The launch occurred at 16:12 Moscow Time [12:12 GMT], as planned. The orbital unit (the Breeze M upper stage and the satellite) has separated from the rocket, a Roscosmos spokesman told RIA Novosti.
The Inmarsat-5 F1 satellite’s separation is due in some 15 hours, on Monday.
The satellite, built by Boeing Satellite Systems, provides a wide range of voice and data services through an established global network of distributors and service providers. Its expected service life is 15 years in geostationary orbit.
This was the third satellite of the Inmarsat series launched with the help of a Proton-M carrier rocket.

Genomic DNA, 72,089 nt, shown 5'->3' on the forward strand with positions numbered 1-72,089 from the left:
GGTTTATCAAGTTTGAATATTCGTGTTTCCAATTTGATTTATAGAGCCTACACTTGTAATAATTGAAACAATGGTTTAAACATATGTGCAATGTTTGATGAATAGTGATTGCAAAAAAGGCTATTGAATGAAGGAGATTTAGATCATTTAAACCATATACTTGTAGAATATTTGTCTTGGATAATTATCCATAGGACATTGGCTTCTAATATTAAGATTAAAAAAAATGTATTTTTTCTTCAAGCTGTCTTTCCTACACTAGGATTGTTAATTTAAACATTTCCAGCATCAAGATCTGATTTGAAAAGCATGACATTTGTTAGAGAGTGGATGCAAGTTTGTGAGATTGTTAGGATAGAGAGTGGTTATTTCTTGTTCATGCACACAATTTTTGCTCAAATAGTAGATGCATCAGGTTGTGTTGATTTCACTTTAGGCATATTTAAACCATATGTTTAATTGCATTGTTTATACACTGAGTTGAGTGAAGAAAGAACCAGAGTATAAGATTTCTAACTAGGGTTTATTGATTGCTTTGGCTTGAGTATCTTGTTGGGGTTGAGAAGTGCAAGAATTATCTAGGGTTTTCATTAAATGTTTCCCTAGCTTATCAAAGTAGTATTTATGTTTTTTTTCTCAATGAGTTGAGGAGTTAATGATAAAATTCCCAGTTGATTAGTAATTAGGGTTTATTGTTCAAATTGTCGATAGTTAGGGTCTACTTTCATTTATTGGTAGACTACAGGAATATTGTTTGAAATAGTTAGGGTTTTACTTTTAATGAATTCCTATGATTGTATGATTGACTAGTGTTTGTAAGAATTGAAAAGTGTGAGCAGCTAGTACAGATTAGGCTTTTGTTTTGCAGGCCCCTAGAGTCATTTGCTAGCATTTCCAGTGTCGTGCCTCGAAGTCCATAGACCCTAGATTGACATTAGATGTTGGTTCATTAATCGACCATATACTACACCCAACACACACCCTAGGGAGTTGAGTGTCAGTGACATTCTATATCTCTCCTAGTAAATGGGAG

According to NASA, the satellite is one of three Ka-band Inmarsat-5 satellites ordered from Boeing by UK-based satellite operator Inmarsat at a price of some $1 billion. Each Inmarsat-5 satellite will carry 89 Ka-band beams that will operate in geosynchronous orbit providing flexible global coverage.
When operational, the Inmarsat-5 group will provide the operator with a comprehensive range of global mobile satellite services, including in-flight connectivity for airline passengers, mobile broadband communications for deep-sea vessels, and streaming high-resolution video, voice and data.